CAMPAIGNERS are fighting plans for a massive wind farm on moorland bordering Bronte country.

A scoping report is being considered to build a 65-turbine development on Walshaw Moor, between Stanbury and Hebden Bridge.

Opponents say the environmental and visual impact of the scheme would be massive.

And the Haworth-based Bronte Society fears the project would ruin the landscape for millions of people from across the world who visit to experience the surroundings that inspired the literary siblings and see ruined farmhouse Top Withens, reputedly the inspiration for the setting of Wuthering Heights.

Society director Rebecca Yorke says the organisation, which was consulted about the proposed Calderdale Wind Farm when the scoping report was first produced, is concerned about its planned scale and location.

She adds: "The location is environmentally sensitive and also we believe the development would have a significant and detrimental impact on an iconic local viewpoint and world-renowned landscape.

"To this day, people walk the moorland between Haworth and the Walshaw estate for reflection and inspiration and to understand the context and surroundings in which the Brontes wrote their poetry and world-famous novels.

"The visual impact that 65 turbines would have on the moorland around Top Withens and the area’s many public footpaths cannot be understated and we will be monitoring the situation closely."

Objector Nick MacKinnon says the development would be the largest onshore wind farm in Britain and the turbines would have proposed tip heights of 150 metres.

He has produced an image which he says illustrates the visual impact of the scheme for people walking the popular route from Haworth to Top Withens.

"The moorland view and walk is a huge asset for tourism and employment in Stanbury, Haworth and Keighley and is printed in the imaginations of people who come from all over the world to see where Cathy and Heathcliff might have lived," he says.

"The development will see millions of tons of water-retaining peat excavated, and replaced with millions of tons of concrete for the foundations. There will also be an extensive concrete road network over the peat to allow construction and maintenance, and miles of concrete cable ducts sunk. The consequences of fast run-off from the concrete will be felt by our friends in Hebden Bridge, who are already subject to terrifying floods. The CO2 released by the destroyed peat and in making the concrete will be greater than any saved by the turbines.

"Also, Walshaw Moor is a site of special scientific interest and one of the very few places where curlews and lapwings are doing well. These critically-endangered birds breed on the moor, are easy to see and hear, and many people will know and love them. This vast intrusion on the bog will drive the curlews and lapwings away. The moor will fall silent in spring.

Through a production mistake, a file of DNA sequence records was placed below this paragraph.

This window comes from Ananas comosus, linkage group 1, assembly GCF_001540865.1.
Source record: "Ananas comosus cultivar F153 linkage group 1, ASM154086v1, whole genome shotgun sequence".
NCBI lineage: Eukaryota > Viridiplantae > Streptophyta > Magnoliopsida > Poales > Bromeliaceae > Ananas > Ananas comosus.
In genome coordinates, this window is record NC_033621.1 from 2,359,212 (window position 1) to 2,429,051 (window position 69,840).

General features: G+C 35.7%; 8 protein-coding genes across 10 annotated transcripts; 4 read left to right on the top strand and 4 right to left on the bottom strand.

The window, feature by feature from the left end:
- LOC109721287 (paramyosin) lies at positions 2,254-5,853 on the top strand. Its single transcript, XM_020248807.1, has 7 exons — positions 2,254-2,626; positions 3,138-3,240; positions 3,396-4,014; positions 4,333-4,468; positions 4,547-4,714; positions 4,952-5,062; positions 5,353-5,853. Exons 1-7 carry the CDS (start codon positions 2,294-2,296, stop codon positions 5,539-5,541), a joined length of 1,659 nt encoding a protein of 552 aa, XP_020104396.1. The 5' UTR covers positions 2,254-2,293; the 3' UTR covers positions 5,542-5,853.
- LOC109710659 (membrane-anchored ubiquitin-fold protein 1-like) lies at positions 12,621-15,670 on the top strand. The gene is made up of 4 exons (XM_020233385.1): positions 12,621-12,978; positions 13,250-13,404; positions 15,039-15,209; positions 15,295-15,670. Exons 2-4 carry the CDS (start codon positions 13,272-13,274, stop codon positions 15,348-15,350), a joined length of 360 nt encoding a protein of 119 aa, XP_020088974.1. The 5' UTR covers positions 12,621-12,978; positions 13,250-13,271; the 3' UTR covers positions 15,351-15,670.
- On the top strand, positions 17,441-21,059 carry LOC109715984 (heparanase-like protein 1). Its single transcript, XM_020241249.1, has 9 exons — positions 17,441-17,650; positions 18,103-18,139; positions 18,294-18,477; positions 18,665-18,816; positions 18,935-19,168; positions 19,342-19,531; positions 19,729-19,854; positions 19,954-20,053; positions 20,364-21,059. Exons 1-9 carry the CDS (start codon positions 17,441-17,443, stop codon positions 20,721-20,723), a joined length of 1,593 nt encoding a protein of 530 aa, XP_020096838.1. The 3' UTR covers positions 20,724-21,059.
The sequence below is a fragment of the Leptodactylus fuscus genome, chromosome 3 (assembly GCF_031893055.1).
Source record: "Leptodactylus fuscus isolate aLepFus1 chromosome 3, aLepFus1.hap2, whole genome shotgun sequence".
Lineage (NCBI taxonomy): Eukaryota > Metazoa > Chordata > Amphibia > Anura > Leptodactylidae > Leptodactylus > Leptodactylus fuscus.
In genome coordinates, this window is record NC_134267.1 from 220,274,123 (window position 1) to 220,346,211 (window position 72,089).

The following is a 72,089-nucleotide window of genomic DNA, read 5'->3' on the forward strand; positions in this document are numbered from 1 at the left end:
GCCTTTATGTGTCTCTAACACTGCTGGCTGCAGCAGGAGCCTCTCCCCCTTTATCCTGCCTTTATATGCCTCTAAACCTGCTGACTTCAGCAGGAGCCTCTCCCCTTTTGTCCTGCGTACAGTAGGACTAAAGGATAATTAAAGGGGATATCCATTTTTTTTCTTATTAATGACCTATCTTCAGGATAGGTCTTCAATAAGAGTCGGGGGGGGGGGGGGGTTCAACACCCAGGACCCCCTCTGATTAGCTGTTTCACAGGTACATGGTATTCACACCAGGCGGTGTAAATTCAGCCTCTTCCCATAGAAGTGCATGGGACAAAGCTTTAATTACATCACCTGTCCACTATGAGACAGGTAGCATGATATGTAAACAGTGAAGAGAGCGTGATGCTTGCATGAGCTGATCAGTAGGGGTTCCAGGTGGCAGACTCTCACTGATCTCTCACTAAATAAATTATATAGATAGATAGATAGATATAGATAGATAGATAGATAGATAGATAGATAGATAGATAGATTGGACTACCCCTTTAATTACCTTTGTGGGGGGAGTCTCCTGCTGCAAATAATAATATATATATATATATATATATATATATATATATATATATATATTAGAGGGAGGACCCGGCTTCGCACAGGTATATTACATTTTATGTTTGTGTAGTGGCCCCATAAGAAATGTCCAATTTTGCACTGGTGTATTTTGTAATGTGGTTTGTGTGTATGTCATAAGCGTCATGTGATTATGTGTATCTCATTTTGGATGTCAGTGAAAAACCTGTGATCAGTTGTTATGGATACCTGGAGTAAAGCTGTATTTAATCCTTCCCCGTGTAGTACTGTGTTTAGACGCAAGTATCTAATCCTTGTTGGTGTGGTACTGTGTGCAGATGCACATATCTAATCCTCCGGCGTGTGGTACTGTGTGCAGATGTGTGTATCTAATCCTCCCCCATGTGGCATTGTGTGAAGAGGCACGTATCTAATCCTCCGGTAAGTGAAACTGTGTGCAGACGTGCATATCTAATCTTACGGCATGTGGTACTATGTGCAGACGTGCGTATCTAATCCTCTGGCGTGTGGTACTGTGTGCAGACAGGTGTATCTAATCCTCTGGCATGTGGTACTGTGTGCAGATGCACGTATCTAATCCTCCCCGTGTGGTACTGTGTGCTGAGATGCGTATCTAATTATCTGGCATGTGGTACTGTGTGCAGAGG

"I would urge people to write to the chief planning officer at Calderdale Council – Crossley Street, Halifax HX1 1UJ, reference 23/06010/EIA Calderdale Wind Farm, Walshaw Moor Estate – to make their views known."

But Calderdale Wind Farm Ltd, which is backed by Worldwide Renewable Energy, describes the proposal as an "incredibly exciting opportunity".

It adds: "Calderdale Wind Farm would generate enough renewable electricity to power 286,491 homes per year. This would save 426,241 tonnes of carbon dioxide annually when compared to fossil-fuel electricity generation.

"Any potential risk to local wildlife will be assessed as part of the environmental impact assessment process. We will work closely with national environment organisations to ensure the design and layout does not interfere with sensitive species or wildlife-designated sites. Thorough ornithology surveys have been commissioned for the site – these have been ongoing for the last two years and will continue.

"We would commit to planting 300,000 trees across the estate, and new water management with the aim of reducing flooding within local communities.

"As we develop our proposals, we will design the scheme and placement of the wind turbines and associated infrastructure to minimise any disruption to existing paths and trails. Our team has taken into consideration the importance of preserving the natural beauty and accessibility of the area in the early stage designs, which will evolve as we undertake further work ahead of a planning submission.

"We will engage with statutory consultees and other stakeholders and undertake further technical works to ensure a robust planning application is prepared. We will also need to undertake a process of community consultation to help shape the final designs of the scheme."

A planning application is likely to be submitted in the summer.